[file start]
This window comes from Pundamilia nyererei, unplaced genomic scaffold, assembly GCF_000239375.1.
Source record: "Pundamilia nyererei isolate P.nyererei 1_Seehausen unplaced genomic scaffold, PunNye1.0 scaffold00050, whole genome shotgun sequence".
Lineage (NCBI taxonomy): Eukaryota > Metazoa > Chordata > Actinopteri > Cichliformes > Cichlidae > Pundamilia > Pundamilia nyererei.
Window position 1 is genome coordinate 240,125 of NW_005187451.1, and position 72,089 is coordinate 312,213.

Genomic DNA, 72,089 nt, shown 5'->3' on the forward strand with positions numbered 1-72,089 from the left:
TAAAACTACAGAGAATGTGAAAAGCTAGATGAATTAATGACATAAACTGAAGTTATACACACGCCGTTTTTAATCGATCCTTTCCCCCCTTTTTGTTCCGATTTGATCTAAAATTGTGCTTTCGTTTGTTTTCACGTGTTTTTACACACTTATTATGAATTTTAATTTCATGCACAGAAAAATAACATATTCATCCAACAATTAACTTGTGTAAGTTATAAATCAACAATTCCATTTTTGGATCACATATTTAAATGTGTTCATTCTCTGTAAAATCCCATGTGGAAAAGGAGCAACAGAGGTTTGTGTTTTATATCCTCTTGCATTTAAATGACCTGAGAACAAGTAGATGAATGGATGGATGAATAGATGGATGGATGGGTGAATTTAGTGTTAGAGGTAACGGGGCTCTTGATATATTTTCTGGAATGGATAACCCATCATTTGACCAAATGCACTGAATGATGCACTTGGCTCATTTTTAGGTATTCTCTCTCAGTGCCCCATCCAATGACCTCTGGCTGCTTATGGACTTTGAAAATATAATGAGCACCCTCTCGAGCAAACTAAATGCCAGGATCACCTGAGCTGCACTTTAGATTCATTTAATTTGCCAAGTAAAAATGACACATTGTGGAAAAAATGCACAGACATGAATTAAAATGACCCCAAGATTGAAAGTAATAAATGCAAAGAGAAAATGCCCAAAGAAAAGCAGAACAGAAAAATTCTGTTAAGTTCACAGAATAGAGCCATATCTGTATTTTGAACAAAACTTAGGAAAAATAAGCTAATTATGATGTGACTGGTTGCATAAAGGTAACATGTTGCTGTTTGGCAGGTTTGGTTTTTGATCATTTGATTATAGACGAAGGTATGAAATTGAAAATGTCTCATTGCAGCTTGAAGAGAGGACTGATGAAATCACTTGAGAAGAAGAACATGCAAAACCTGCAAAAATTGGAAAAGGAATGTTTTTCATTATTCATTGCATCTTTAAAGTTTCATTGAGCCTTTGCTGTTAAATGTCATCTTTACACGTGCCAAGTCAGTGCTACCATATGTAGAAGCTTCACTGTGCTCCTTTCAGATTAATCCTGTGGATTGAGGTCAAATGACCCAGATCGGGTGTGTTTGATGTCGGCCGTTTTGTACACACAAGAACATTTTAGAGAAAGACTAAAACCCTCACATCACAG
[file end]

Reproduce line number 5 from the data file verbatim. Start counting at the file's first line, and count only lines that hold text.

Genomic DNA, 72,089 nt, shown 5'->3' on the forward strand with positions numbered 1-72,089 from the left: